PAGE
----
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Two women talk over lunch

Online Hearing Test

Watch the video above and note how well you can hear and understand what’s being said.

Throughout the month of May—which has been Better Hearing and Speech Month—we’ve been educating our followers about hearing issues, like noise induced hearing loss, the connection between diabetes and hearing loss, and ototoxic hearing loss. The above video represents what we believe is one of the most basic misunderstandings about hearing loss. Hearing loss is not just the loss of “volume.” It can also manifest itself as muddied or garbled understanding of speech–especially in situations with a high level of background or ambient noise.

We hope that by getting more people to think about hearing loss, we might be able to help more people recognize early hearing loss and get it treated as soon as possible.

Hearing Loss Affects More Than Just the Volume

Hearing loss isn’t just having the volume turned down on your hearing. It also affects the way you hear and process language. Many people with hearing loss can “hear” someone else talking in a crowded public place, but they have difficulty separating certain words and differentiating between some of the sounds we make when we talk.

When you’re watching the video above, can you understand what’s being said or are you missing bits and piece here and there? Does the voice get garbled or muddled? If so, maybe it’s time to think about getting a hearing exam.

Widespread Hearing Loss

There are 38 million to 48 million people in the US that suffer from some degree of hearing loss. But the stigma surrounding hearing loss makes it seems as if hearing loss is just a small problem that only affects a few people who are in their twilight years.




These are not the stereotypical geezers we normally picture when we think about hearing loss.

The Rising Numbers of Hearing Loss

The number of people with hearing loss is also on the rise. Between 2005 and 2008, the number of Americans with hearing loss rose from 31.5 to 35 million. That growth represents a 9% increase in the number of people with hearing loss, while the population grew by just 4.5%. At current rates, as many as 52.9 million Americans could have hearing loss by 2050. (source)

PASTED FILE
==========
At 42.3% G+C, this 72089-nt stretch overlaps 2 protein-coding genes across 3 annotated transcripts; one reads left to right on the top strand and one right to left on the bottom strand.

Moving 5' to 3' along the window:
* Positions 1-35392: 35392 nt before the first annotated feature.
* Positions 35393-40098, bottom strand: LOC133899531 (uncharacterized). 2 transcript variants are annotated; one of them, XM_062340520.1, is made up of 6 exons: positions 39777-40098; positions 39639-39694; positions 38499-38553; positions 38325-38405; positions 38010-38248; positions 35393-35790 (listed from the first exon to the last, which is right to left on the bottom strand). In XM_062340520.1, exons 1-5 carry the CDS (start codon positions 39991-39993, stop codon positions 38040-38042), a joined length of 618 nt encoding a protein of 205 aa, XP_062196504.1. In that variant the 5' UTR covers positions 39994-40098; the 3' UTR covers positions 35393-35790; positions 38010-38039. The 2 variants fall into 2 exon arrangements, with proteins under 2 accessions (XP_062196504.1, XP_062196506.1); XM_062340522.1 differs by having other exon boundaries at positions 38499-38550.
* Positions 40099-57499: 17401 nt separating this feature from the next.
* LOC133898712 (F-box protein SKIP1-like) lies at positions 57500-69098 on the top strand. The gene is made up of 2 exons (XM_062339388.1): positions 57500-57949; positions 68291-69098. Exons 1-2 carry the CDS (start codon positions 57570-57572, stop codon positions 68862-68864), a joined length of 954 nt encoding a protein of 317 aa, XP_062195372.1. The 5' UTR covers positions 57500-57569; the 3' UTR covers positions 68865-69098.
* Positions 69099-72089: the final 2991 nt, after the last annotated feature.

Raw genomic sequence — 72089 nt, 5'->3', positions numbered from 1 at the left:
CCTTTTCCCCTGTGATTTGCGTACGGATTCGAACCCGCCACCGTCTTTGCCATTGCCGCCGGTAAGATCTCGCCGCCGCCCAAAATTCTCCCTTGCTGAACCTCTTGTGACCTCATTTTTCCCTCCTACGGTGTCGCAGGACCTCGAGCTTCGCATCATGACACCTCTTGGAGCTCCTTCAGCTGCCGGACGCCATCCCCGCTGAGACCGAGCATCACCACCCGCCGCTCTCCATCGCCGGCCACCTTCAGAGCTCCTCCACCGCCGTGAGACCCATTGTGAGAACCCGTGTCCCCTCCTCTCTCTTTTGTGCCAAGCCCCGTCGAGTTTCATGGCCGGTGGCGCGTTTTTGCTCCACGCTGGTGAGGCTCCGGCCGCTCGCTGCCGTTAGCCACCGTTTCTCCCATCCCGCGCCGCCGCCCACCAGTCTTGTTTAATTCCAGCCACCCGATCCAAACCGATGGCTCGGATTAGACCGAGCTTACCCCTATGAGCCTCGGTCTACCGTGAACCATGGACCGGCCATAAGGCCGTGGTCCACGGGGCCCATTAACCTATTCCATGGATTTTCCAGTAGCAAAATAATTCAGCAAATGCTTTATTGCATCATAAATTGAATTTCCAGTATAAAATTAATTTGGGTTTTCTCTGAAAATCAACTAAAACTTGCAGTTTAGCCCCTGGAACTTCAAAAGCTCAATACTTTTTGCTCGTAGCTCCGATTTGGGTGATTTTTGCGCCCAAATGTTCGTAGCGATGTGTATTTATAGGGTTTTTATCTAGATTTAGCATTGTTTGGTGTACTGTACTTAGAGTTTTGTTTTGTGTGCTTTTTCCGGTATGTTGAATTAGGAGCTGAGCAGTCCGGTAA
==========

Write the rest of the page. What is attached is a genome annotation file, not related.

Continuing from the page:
What can you do about hearing loss?

Because of the stereotype of the old codger with hearing aids, many people are reluctant to admit they have hearing loss. But early detection and treatment can help you keep your hearing as long as possible. Although living with hearing aids may seem like a burden, living without them can cause isolation, anger, and frustration as people try to navigate the world without the full use of a sense they once had.

Untreated hearing loss has even been linked with the onset of dementia and shown to contribute todepression in older adults.

Hearing Loss Treatment

At TruHearing, we’re dedicated to helping people get the best price on hearing aids so they can live longer hearing the sounds that make life more fulfilling—and less frustrating.

TruHearing is an exclusive hearing aid savings program for members of participating health insurance plans. To find out more about the program and if your health insurance participates, visit

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